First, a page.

Mayo Clinic has placed reminders about good hand hygiene and also has placed hand sanitizer stations around campus to help stop the spread of COVID-19. Amy Williams, M.D., Mayo Clinic executive dean for practice, illustrates how to properly apply hand sanitizer.
Rochester, Minn. — As the COVID-19 pandemic takes more lives each day across the U.S., public health officials report that racial and ethnic minorities are disproportionately impacted. In a paper published as an accepted pre-proof article May 15, 2020, in the Journal of Clinical and Translational Science, researchers at Mayo Clinic detail how a community-engaged intervention tackled critical health communication problems within vulnerable minority communities. Community leaders collaborated with medical experts to serve as trusted conduits of information to their communities. The shared goal was to help people of diverse backgrounds understand what they need to know about COVID-19 prevention and testing, how to seek care, and how to access community resources.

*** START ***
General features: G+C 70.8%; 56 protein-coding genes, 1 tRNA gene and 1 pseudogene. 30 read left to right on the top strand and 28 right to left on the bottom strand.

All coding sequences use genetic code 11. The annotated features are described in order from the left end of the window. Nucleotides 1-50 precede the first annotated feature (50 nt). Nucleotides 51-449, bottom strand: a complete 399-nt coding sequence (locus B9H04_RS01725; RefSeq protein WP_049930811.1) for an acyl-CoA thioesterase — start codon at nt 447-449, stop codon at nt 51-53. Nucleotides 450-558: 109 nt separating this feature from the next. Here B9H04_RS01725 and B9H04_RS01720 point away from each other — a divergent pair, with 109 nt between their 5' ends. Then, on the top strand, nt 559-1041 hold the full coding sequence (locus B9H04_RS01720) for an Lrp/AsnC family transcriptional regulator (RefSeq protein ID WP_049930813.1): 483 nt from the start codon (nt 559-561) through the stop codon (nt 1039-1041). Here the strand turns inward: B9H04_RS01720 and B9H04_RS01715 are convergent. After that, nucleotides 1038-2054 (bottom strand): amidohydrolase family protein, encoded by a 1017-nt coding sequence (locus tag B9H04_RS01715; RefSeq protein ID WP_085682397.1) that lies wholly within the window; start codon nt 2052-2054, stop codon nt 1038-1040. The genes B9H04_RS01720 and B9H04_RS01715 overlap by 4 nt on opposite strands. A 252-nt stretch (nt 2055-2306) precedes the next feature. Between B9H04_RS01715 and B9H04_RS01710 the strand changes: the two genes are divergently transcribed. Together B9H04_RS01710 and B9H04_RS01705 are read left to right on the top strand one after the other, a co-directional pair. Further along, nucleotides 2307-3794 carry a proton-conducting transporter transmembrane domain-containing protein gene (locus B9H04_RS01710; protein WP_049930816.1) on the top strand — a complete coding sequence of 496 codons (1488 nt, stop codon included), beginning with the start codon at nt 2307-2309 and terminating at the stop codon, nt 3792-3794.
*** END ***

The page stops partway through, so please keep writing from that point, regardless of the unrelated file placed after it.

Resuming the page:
Dear Mayo Clinic: I saw an article recently about how donating blood could help treat people who have been diagnosed with COVID-19 and maybe let people go back to work. My neighbor said she was going to have a test and then donate blood, but she was not diagnosed with COVID-19, as far as I know. I think I may have had it based on my symptoms, but I never went to the hospital. Can I donate blood to help someone else? Or better yet, will it show that it’s OK for me to go back to work?
The Mayo Clinic Radio program shares the latest information on the COVID-19 (coronavirus) pandemic. On the Mayo Clinic Radio podcast, , Dr. Conor Loftus, chair of outpatient practice at Mayo Clinic, explains how Mayo Clinic is protecting patients and staff by using enhanced screening, testing, cleaning and masking protocols during the COVID-19 pandemic. Then in an encore presentation of Mayo Clinic Radio, Dr. Jamie Van Gompel, a Mayo Clinic neurologic surgeon, and Dr. Garret Choby, a Mayo Clinic otolaryngologist — head and neck surgeon, explain minimally invasive surgery for skull base tumors. And Dr. Reade Quinton, a Mayo Clinic pathologist, discusses the shortage of pathologists and his forensic work in anatomic pathology.